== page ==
Saturday, March 31, 2012

Autism Numbers Up - Why You Should Care

I've been catching the stories online about the latest CDC numbers for autism: 1 in 88 children; 1 in 54 boys. In some regions of the United States, the numbers are even more alarming, such as 1 in 47 children in Utah. Many people seem to think that better detection is responsible for a big portion of these higher numbers.

I agree that better diagnosis and detection are boosting the numbers, but that does not address the initial cause of autism. It seems logical to me that the growth in the number of children diagnosed with autism would not be so steadily climbing without some other underlying causes, such as environmental factors or genetic factors.

My own personal belief is that there is not one answer, but several, and that it may take one cause or a combination of them to cause autism. I also think that modern living and its byproducts are somehow causing more frequent occurrences of autism.

These are guesses, based on personal observation and reflection. What we all need is scientific research to track down causes and patterns. I'd love for parents to be partners in this, because many of us have been living with autism longer than researchers have studied it.

Think about how many children are on a playground, a classroom, a school, in your family. Think about schools being required to provide services while their budgets are slashed and training is reduced. Think 10 years in the future, if the numbers continue to increase. How many of these children will be autistic? Think of what happens when autistic children turn 18, and are largely cut off from services and resources. How well prepared will they be? We as a society need to care NOW. Parents need more information, and better resources to prepare their children for as full and independent a life as possible.

We need better supports and services, because the best practice right now to address autism is early detection and start of therapies and treatments. Not only are they effective, but they also reduce the need for services later. I don't think that parents who have navigated bureaucratic processes want to continue it for a lifetime. I think it's pretty safe to say we's like our kids to need as few therapies and interventions as possible. Also, trained parents can be an awesome component in their child's treatment.

We the parents need hope as we grapple with rising inflation, foreclosures, job losses, marital stress, social isolation, cuts to schools and regional center programs, and denial of services by our health care coverage. Not to mention bickering politicians in an election year.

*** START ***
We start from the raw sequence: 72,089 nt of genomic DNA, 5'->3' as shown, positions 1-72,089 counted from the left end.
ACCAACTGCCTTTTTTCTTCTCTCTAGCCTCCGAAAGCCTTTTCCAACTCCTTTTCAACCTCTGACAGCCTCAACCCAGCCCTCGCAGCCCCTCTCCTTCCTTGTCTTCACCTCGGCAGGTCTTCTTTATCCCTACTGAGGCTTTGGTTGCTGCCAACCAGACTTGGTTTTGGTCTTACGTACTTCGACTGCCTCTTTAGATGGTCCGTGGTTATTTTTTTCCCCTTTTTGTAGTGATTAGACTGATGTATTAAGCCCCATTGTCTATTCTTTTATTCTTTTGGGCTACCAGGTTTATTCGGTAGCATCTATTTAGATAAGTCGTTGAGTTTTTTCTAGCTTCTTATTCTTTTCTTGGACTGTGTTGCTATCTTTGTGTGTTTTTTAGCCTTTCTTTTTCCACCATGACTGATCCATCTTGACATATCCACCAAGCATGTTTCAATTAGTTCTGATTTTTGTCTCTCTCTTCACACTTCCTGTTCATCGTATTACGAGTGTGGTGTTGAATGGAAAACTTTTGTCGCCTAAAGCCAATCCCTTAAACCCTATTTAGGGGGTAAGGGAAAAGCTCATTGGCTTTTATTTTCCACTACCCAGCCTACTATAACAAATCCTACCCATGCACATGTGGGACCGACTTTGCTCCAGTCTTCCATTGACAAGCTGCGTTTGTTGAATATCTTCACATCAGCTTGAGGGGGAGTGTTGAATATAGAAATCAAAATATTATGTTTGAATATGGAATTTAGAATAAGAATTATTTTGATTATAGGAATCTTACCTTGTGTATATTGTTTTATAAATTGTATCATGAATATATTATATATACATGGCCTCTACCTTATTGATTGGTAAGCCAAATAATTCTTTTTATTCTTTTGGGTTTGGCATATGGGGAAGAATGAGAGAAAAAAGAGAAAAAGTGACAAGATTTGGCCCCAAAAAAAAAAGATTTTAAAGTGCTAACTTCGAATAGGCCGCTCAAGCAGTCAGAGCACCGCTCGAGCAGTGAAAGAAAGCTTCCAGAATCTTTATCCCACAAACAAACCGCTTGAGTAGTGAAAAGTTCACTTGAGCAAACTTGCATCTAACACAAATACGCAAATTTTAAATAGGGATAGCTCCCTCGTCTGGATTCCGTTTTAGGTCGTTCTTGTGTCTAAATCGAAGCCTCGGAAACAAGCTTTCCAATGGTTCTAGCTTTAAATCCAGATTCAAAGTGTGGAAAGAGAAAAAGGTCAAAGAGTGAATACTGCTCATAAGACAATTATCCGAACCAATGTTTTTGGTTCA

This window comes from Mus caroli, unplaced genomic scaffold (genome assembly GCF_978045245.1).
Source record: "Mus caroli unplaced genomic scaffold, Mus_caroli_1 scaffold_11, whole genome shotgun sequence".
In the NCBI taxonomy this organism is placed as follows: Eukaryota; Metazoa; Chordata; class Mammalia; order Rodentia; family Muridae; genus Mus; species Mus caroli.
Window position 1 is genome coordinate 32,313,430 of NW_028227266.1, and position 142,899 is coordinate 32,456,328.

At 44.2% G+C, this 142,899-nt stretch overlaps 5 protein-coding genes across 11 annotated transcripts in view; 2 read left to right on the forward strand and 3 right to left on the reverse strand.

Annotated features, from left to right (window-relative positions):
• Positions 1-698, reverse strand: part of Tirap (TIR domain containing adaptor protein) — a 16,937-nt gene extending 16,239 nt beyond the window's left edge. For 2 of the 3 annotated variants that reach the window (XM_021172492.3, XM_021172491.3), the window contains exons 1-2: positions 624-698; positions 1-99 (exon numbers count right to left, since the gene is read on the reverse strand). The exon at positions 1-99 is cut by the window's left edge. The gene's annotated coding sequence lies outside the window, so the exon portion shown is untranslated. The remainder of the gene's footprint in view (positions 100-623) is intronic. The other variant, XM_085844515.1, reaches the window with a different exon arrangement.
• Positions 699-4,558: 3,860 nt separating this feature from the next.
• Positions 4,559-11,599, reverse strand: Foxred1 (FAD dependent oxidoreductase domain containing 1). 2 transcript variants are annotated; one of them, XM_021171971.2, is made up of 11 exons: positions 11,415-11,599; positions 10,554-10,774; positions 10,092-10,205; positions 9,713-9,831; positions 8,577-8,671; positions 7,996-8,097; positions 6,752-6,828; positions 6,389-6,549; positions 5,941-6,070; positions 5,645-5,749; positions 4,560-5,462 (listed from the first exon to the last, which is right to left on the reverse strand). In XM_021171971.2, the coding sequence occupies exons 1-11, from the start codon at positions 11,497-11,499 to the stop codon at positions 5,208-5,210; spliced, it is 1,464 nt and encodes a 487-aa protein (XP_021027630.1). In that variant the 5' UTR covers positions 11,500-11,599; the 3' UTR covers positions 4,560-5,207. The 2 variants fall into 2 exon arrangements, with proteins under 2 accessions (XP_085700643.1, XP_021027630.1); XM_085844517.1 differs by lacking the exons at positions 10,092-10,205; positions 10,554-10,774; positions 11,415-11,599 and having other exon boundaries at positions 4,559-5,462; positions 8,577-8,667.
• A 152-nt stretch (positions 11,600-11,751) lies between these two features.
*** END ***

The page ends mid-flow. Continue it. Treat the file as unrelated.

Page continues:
What can we as parents do?

  • Continue to advocate for services for ourselves and children. 
  • Network for successful therapies and resources. 
  • Write and call our elected official and continue to let them know we are a growing segment of their constituency that has needs and wants to one day be self-supporting and independent.
  • Raise awareness by speaking up and out about autism and what it mans to you and your family.
  • Support each other with in-person and online support groups and activities.
  • Love our families and laugh as much as possible; smiling is good too.
  • Set goals and learn from what does or does not work; allow space for growth and change.
  • Don't be afraid to tell providers and educators what you need for yourself and your children. I have been amazed how powerful a clear statement of needs, reinforced with polite insistence, can be.

If you are not a parent of a child on the spectrum, and have been reading the headlines and wondering about it, please consider becoming more informed and helping. There is certainly a need for it! 
  • If you know someone who has a family member who is autistic, talk with them about it. Listen to them. Think about what you might be able to do and then act as you can.
  • Make a contribution to an organization that helps with autism. Autism Speaks is a very good voice for the autism community, and raises money for more research.
  • Support local non-profits, who are not only front-line providers, but have had their funding majorly slashed. If you look at the right column of this blog, you sill see the non-profits who help us. Here is a more generic list: Regional Centers, Easter Seals, Cerebral Palsy, Scottish Rite, and your local public schools
  • For school-aged children, the two biggest providers of services are the Regional Centers and the public schools system, and their budgets have been decimated by state budget cuts and are the first to be targeted every year for subsequent cuts. They are hamstrung, even as demand for services rise. They need your help! Support for services sooner means a greatly decreased need for services later.
  • Support can mean donations of money, time, or materials. You can call or email to find out what these organizations need. 
  • Volunteering can mean so much. It looks like giving your friend/family member a break - even 20 minutes is great for a run to the store, a real shower, or a power nap. Non-profits need volunteers to staff and run fundraising booths at events. I personally have volunteered my services to create websites, brochures, and graphics, as well as edit marketing materials and make presentations to groups and committees.

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